Design Thinking models. Stanford d.school

As I wrote in my last post, Design Thinking is methodology as a way to innovate and it has different models from different organizations and schools. First of all, I can not confirm that one framework is better than another. It matters how it is used and facilitated.

Some time ago, I had presented Design Thinking to my colleagues. The model of d.school was on my presentation. It is easy, lean and understandable to be used by everyone.

So, In this post will observe the five-stage Design Thinking model proposed by the Hasso-Plattner Institute of Design at Stanford (d.school)

5 steps design thinking model proposed by the Hasso-Plattner Institute of Design at Stanford (d.school)

Hasso Plattner Institute of Design

The Hasso Plattner Institute of Design at Stanford, commonly known as the d.school, a place for explorers and experimenters at Stanford University

The Institute was founded by Stanford mechanical engineering professor David M. Kelley, six other professors and George Kembel in 2004. The program integrates business, law, medicine, the social sciences and humanities into more traditional engineering and product design education.

We believe everyone has the capacity to be creative. The Stanford d.school is a place where people use design to develop their own creative potential.

quate from dschool.stanford.edu

The five stages of Design Thinking, according to d.school, are as follows: Empathise, Define, Ideate, Prototype, and Test.

1. Empathize

The Empathize mode is the work you do to understand people, within the context of your design challenge. During this stage, we are working with users a lot. Observing what people do and how they interact with their environment gives you clues about what they think and feel.

Sometimes a good conversation can surprise both the designer and the subject by the unanticipated insights that are revealed. View users and their behavior in the context of their lives.

Prepare some questions you’d like to ask, but expect to let the conversation deviate from them. Ask someone to show you how they complete a task. Have them physically go through the steps, and talk you through why they are doing what they do. Ask them to vocalize what’s going through their minds as they perform a task or interact with an object.

Have a conversation in the context of someone’s home or workplace – so many stories are embodied in artifacts. Use the environment to prompt deeper questions.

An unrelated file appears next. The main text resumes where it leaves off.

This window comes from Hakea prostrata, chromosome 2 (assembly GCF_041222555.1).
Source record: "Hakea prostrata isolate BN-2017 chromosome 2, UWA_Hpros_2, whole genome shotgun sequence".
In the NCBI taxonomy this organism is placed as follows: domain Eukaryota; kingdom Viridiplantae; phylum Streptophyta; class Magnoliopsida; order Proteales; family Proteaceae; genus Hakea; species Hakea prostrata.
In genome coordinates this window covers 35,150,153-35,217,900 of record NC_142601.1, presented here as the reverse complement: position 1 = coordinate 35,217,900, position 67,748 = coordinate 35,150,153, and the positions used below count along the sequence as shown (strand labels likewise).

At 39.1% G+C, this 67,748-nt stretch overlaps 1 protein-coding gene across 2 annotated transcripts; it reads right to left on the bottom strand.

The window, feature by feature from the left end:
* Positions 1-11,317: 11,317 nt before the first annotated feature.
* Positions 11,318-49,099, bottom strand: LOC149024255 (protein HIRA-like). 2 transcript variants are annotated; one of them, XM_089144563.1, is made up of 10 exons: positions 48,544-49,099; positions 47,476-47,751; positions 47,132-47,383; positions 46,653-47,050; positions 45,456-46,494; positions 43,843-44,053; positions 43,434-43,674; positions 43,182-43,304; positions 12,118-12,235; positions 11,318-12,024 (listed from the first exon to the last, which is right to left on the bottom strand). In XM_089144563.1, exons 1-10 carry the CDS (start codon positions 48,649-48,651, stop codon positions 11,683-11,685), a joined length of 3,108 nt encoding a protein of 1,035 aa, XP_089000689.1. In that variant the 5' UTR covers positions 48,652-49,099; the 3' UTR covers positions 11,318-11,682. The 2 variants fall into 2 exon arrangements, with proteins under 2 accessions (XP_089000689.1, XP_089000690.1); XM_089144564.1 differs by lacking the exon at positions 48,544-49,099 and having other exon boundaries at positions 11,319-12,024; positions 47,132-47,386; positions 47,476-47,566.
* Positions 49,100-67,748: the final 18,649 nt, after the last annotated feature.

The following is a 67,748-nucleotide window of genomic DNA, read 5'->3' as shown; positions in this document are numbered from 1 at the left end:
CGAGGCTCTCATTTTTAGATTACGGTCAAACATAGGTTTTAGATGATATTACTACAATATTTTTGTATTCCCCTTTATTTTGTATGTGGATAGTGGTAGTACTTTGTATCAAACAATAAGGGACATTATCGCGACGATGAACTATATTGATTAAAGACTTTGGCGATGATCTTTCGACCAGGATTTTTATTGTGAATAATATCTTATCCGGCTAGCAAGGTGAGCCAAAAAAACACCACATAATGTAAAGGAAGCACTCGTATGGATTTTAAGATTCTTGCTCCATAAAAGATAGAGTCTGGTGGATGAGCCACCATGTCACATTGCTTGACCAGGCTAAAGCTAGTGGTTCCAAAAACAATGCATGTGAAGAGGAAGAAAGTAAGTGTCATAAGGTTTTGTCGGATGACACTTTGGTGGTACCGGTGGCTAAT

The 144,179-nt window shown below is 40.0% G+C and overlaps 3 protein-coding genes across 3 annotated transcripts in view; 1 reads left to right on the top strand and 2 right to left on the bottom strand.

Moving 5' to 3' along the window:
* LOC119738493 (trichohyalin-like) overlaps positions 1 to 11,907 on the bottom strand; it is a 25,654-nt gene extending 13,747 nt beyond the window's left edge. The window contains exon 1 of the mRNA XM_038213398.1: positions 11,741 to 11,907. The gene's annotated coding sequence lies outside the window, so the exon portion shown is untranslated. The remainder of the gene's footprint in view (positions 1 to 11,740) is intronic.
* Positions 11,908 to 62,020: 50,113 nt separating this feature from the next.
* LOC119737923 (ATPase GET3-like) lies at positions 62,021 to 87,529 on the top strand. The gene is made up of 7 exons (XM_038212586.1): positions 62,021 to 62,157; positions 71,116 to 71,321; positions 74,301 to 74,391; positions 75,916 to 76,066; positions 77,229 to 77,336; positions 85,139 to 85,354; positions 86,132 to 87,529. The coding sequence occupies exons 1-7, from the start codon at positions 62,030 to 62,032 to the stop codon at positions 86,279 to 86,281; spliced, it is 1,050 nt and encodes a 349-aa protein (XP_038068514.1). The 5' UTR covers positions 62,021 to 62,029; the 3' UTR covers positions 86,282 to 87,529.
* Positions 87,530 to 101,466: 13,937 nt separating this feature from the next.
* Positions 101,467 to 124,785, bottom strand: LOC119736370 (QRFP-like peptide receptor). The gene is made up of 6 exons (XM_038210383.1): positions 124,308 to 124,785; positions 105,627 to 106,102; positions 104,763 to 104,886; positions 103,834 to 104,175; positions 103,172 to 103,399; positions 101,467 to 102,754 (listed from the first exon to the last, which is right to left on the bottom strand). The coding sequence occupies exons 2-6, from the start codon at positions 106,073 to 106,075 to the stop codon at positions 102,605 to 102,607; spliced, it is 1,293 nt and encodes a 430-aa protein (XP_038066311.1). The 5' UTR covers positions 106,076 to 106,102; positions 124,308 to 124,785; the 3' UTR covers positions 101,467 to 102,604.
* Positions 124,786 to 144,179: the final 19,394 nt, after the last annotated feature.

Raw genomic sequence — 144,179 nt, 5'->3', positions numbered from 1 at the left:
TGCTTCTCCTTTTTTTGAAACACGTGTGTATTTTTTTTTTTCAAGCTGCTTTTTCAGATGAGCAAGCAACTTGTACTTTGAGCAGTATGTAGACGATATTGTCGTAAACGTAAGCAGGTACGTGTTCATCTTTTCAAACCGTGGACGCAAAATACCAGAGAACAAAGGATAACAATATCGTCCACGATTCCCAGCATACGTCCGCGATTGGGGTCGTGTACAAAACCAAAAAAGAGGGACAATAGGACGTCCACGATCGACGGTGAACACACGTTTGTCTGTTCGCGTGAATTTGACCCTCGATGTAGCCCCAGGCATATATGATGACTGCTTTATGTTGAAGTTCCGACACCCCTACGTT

2. Define

The Define mode of the design process is all about bringing clarity and focus to the design space. The goal of the Define mode is to craft a meaningful and actionable problem statement – this is what we call a point-of-view.

The Define mode is sense-making. It results in your point-of-view (POV): the explicit expression of the problem. The Define mode is also an endeavor to synthesize our findings into insights.

The final point-of-view has to combine these three elements – user, need, and insight – as an actionable problem statement that will drive the rest of your design work.

A good point-of-view is one that:

  • Provides focus and frames the problem
  • Inspires your team
  • Informs criteria for evaluating competing ideas
  • Empowers your team to make decisions independently in parallel
  • Captures the hearts and minds of people you meet
  • Saves you from the impossible task of developing concepts that are all things to all people

3. Ideate

Ideate is the mode of the design process in which you concentrate on idea generation. We ideate in order to transition from identifying problems to creating solutions for our users.

Particularly early in a design project, ideation is about pushing for a widest possible range of ideas from which you can select, not simply finding a single, best solution.

Techniques like Brainstorming, affinity diagram can be used. After collecting as many ideas as you could, ask the team to vote. Two or three ideas that receive the most votes we forward into prototyping.

The determination of the best solution will be discovered later, through user testing and feedback.

4. Prototype

The Prototype mode is the iterative generation of artifacts intended to answer questions that get you closer to your final solution. In these early stages, you should create low-resolution prototypes that are quick and cheap to make (think minutes and cents) but can elicit useful feedback from users and colleagues.

A prototype can be anything that a user can interact with. A wall of post notes, a gadget you put together, a role-playing activity, or even a storyboard.

Don’t spend too long. The point of the stage is to answer a particular question. The prototype should be built with the user in mind.

5. Test

The Test mode is when you solicit feedback, about the prototypes you have created. Show them to your users and have another opportunity to gain empathy for the people you are designing for.

Ideally, you can test within a real context of the user’s life. Try to create a scenario in a location that would capture the real situation. Listen to what they say about it, and the questions they have.

Iteration and making the process your own

Iteration is a fundamental of good design. Design Thinking is an iterative process. You may pivot between stages. And it does not mean failure. Pivoting between modes can create a better solution for our users.

0 Comments

    Leave a Reply

    XHTML: You can use these tags: <a href="" title=""> <abbr title=""> <acronym title=""> <b> <blockquote cite=""> <cite> <code> <del datetime=""> <em> <i> <q cite=""> <s> <strike> <strong>